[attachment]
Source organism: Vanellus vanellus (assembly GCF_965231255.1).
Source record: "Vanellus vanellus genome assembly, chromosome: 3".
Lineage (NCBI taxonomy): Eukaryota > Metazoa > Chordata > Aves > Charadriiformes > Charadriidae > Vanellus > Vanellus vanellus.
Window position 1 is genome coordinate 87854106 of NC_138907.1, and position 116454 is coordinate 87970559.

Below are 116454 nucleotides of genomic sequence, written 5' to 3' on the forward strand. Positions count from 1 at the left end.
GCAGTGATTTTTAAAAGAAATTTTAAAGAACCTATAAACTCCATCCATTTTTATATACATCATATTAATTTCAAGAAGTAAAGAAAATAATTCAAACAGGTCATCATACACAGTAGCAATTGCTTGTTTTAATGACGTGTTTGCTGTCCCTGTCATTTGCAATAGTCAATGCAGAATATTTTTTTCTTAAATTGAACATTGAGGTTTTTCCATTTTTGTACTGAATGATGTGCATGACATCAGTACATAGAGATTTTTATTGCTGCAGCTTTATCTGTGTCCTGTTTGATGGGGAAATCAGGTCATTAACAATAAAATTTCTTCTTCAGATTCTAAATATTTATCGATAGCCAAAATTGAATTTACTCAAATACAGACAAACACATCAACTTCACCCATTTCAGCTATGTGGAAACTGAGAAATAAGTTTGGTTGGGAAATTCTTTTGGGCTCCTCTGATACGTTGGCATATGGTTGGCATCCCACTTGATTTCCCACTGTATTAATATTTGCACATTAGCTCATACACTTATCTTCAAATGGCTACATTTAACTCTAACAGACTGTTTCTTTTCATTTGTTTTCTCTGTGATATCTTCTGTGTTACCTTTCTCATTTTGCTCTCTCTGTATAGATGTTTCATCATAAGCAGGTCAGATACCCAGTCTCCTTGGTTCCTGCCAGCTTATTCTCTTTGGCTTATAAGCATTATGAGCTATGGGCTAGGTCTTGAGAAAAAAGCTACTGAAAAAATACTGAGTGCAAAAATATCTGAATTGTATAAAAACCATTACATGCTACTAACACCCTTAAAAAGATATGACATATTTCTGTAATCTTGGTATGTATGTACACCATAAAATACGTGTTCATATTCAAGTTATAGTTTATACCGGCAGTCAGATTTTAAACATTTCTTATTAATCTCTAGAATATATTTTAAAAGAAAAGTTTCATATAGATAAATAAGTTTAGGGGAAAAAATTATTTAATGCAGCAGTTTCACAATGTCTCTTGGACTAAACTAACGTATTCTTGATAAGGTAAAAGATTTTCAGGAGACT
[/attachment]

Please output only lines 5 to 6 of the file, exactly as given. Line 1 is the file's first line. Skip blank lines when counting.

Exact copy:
Below are 116454 nucleotides of genomic sequence, written 5' to 3' on the forward strand. Positions count from 1 at the left end.
GCAGTGATTTTTAAAAGAAATTTTAAAGAACCTATAAACTCCATCCATTTTTATATACATCATATTAATTTCAAGAAGTAAAGAAAATAATTCAAACAGGTCATCATACACAGTAGCAATTGCTTGTTTTAATGACGTGTTTGCTGTCCCTGTCATTTGCAATAGTCAATGCAGAATATTTTTTTCTTAAATTGAACATTGAGGTTTTTCCATTTTTGTACTGAATGATGTGCATGACATCAGTACATAGAGATTTTTATTGCTGCAGCTTTATCTGTGTCCTGTTTGATGGGGAAATCAGGTCATTAACAATAAAATTTCTTCTTCAGATTCTAAATATTTATCGATAGCCAAAATTGAATTTACTCAAATACAGACAAACACATCAACTTCACCCATTTCAGCTATGTGGAAACTGAGAAATAAGTTTGGTTGGGAAATTCTTTTGGGCTCCTCTGATACGTTGGCATATGGTTGGCATCCCACTTGATTTCCCACTGTATTAATATTTGCACATTAGCTCATACACTTATCTTCAAATGGCTACATTTAACTCTAACAGACTGTTTCTTTTCATTTGTTTTCTCTGTGATATCTTCTGTGTTACCTTTCTCATTTTGCTCTCTCTGTATAGATGTTTCATCATAAGCAGGTCAGATACCCAGTCTCCTTGGTTCCTGCCAGCTTATTCTCTTTGGCTTATAAGCATTATGAGCTATGGGCTAGGTCTTGAGAAAAAAGCTACTGAAAAAATACTGAGTGCAAAAATATCTGAATTGTATAAAAACCATTACATGCTACTAACACCCTTAAAAAGATATGACATATTTCTGTAATCTTGGTATGTATGTACACCATAAAATACGTGTTCATATTCAAGTTATAGTTTATACCGGCAGTCAGATTTTAAACATTTCTTATTAATCTCTAGAATATATTTTAAAAGAAAAGTTTCATATAGATAAATAAGTTTAGGGGAAAAAATTATTTAATGCAGCAGTTTCACAATGTCTCTTGGACTAAACTAACGTATTCTTGATAAGGTAAAAGATTTTCAGGAGACT